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Oct 13 – 18, 2014
Hotel Park Inn Pribaltiyskaya
Europe/Moscow timezone

Toward an Emerging Understanding of ELM Dynamics and Energy Loss Scaling & Advanced Divertor Analysis of HL-2M

Oct 15, 2014, 5:00 PM
Blue 1-5 (Hotel Park Inn Pribaltiyskaya)

Blue 1-5

Hotel Park Inn Pribaltiyskaya

Saint Petersburg, Russian Federation


Mr Guoyao Zheng (China)


A We report on the latest BOUT++ studies in the past 2 years which: (1) illustrate the consistent collisionality scaling of ELM energy losses with ITPA multi-tokamak database; (2) a new nonlinear criterion for predicting the onset of ELMs. We show that for an ELM crash to occur, the coherence time of the relative phase between potential and pressure perturbations must be long enough to allow growth to large amplitude. This phase coherence time is determined by both linear and nonlinear dynamics. (3) a new mechanism for the electron ELM conductive energy loss dominant over the convective energy loss due to Landau wave-particle resonances with electromagnetic turbulence caused by the ELM perturbation. A series of BOUT++ simulations are conducted to investigate the scaling characteristics of the ELM energy losses vs collisionality via a density scan, while keeping the plasma cross-sectional shape, total stored energy, total plasma current, pressure profiles fixed. The neoclassical collisionality at peak gradient position increases by a factor of 3262 from 0.0019 to 6.197. As the edge density decreases, the unstable mode spectrum shifts to lower n, both initial bursts and the turbulent spreading increase in both radial and poloidal extent and in intensity. This leads to larger relative pedestal energy loss during ELM crash evolution for several thousand Alfven times. The Landau-Fluid simulations further show that the electron pedestal temperature height plays a major role in determining the electron conductive energy loss in nonlinear phase, even though the characteristics of linear P-B modes are the same for a density scan with fixed pressure profile, pedestal density width, and density and temperature at the peak gradient position. The increasing electron pedestal temperature height leads to (1) an increasing radial turbulence correlation length and large turbulence spreading; (2) larger electron conductive energy loss. We demonstrate that ELMs can be mitigated by reducing the phase coherence time without changing linear instability. As an example, we show that the large RF-induced poloidal flow shear near the separatrix tears apart P-B filaments, increases mode-mode energy coupling, decreases the mode cross-phase coherence time, and generates a broad turbulence fluctuations, avoiding large ELMs. B Standard divertor and exact snowflake, snowflake-plus and snowflake-minus divertor configurations of HL-2M are designed. The potential properties of these divertors are analyzed and presented: low poloidal field area around X-point, connection length from outside mid-plane to the primary X-point, target plate design and magnetic field shear. The results show that the snowflake configurations not only can reduce the heat load at divertor target plates, but also may improve the magneto-hydrodynamic stability by stronger magnetic shear at the edge. According to the vacuum vessel geometry of HL-2M, a divertor target geometry which is suitable for HL-2M divertor configurations (standard divertor, snowflake divertor and tripod divertor configurations) has been designed to reduce the peak heat load on the target to an acceptable level. The heat load on divertor targets with different core plasma parameters and divertor configurations are investigated by SOLPS5.0. The linear characteristics of peeling–ballooning (P–B) modes, transient heat flux bursts up due to ELMs and the distribution and evolution of the heat load on targets of HL-2M tokamak for the different divertor configuration will be presented using BOUT++.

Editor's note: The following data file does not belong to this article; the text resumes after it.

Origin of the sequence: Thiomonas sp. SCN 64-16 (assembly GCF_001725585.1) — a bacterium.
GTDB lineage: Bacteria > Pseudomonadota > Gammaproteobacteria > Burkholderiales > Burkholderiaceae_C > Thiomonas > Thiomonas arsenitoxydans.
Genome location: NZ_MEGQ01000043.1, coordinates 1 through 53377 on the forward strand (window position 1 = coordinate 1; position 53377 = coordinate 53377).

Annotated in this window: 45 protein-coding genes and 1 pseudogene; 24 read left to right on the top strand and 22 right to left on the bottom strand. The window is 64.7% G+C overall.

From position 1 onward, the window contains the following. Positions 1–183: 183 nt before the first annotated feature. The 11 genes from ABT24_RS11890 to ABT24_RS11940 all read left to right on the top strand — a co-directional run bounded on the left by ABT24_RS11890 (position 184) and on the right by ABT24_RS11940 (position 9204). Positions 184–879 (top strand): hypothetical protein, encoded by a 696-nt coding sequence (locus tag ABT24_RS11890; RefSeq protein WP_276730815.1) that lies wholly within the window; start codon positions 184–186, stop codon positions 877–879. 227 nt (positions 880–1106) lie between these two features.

Country or International Organisation USA & China
Paper Number TH/3-1Ra & TH/3-1Rb

Primary authors

Mr Guoyao Zheng (China) Xueqiao Xu (Lawrence Livermore National Laboratory)

Presentation materials